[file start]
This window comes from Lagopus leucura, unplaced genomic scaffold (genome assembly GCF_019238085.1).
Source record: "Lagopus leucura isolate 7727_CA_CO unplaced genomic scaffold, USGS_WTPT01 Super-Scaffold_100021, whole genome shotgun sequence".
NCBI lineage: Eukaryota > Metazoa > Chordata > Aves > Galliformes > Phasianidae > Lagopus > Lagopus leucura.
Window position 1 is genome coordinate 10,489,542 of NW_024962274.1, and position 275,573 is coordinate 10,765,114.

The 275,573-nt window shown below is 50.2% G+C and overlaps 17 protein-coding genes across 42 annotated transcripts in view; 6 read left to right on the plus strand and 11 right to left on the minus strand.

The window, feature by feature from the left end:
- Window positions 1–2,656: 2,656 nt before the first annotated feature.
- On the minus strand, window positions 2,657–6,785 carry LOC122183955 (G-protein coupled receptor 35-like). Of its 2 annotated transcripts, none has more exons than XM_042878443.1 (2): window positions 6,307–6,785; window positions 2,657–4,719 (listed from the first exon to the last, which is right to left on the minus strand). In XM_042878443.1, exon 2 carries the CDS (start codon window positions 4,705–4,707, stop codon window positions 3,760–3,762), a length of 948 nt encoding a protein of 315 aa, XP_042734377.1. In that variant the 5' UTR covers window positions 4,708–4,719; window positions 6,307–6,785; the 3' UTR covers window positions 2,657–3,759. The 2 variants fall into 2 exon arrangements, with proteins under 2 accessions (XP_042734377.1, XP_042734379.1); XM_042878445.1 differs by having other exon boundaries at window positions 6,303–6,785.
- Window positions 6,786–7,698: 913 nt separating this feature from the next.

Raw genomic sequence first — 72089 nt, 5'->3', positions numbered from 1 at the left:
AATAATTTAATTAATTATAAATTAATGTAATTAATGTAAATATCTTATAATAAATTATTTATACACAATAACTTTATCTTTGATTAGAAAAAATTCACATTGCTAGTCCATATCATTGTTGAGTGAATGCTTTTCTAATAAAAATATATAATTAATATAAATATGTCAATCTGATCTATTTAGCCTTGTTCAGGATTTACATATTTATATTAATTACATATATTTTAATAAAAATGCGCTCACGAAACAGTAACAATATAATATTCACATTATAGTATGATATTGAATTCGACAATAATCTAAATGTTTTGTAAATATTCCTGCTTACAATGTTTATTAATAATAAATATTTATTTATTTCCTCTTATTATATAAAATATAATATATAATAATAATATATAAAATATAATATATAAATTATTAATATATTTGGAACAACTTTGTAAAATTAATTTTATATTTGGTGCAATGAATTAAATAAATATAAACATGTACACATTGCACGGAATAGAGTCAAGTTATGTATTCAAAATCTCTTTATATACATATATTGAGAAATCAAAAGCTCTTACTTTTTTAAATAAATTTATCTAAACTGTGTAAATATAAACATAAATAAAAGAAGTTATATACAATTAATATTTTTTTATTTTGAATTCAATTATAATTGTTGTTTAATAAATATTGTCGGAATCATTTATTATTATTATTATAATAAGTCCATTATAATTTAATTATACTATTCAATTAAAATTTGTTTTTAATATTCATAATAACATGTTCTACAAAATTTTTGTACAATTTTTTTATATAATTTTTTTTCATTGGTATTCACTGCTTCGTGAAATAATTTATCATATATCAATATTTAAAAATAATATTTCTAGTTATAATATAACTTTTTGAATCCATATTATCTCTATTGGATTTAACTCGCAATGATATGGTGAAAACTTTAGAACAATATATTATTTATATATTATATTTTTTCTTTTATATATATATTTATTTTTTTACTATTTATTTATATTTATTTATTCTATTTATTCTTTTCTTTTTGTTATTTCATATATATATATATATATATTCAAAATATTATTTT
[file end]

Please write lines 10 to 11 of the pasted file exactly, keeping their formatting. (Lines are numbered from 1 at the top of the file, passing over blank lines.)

Raw genomic sequence first — 72089 nt, 5'->3', positions numbered from 1 at the left:
AATAATTTAATTAATTATAAATTAATGTAATTAATGTAAATATCTTATAATAAATTATTTATACACAATAACTTTATCTTTGATTAGAAAAAATTCACATTGCTAGTCCATATCATTGTTGAGTGAATGCTTTTCTAATAAAAATATATAATTAATATAAATATGTCAATCTGATCTATTTAGCCTTGTTCAGGATTTACATATTTATATTAATTACATATATTTTAATAAAAATGCGCTCACGAAACAGTAACAATATAATATTCACATTATAGTATGATATTGAATTCGACAATAATCTAAATGTTTTGTAAATATTCCTGCTTACAATGTTTATTAATAATAAATATTTATTTATTTCCTCTTATTATATAAAATATAATATATAATAATAATATATAAAATATAATATATAAATTATTAATATATTTGGAACAACTTTGTAAAATTAATTTTATATTTGGTGCAATGAATTAAATAAATATAAACATGTACACATTGCACGGAATAGAGTCAAGTTATGTATTCAAAATCTCTTTATATACATATATTGAGAAATCAAAAGCTCTTACTTTTTTAAATAAATTTATCTAAACTGTGTAAATATAAACATAAATAAAAGAAGTTATATACAATTAATATTTTTTTATTTTGAATTCAATTATAATTGTTGTTTAATAAATATTGTCGGAATCATTTATTATTATTATTATAATAAGTCCATTATAATTTAATTATACTATTCAATTAAAATTTGTTTTTAATATTCATAATAACATGTTCTACAAAATTTTTGTACAATTTTTTTATATAATTTTTTTTCATTGGTATTCACTGCTTCGTGAAATAATTTATCATATATCAATATTTAAAAATAATATTTCTAGTTATAATATAACTTTTTGAATCCATATTATCTCTATTGGATTTAACTCGCAATGATATGGTGAAAACTTTAGAACAATATATTATTTATATATTATATTTTTTCTTTTATATATATATTTATTTTTTTACTATTTATTTATATTTATTTATTCTATTTATTCTTTTCTTTTTGTTATTTCATATATATATATATATATATTCAAAATATTATTTT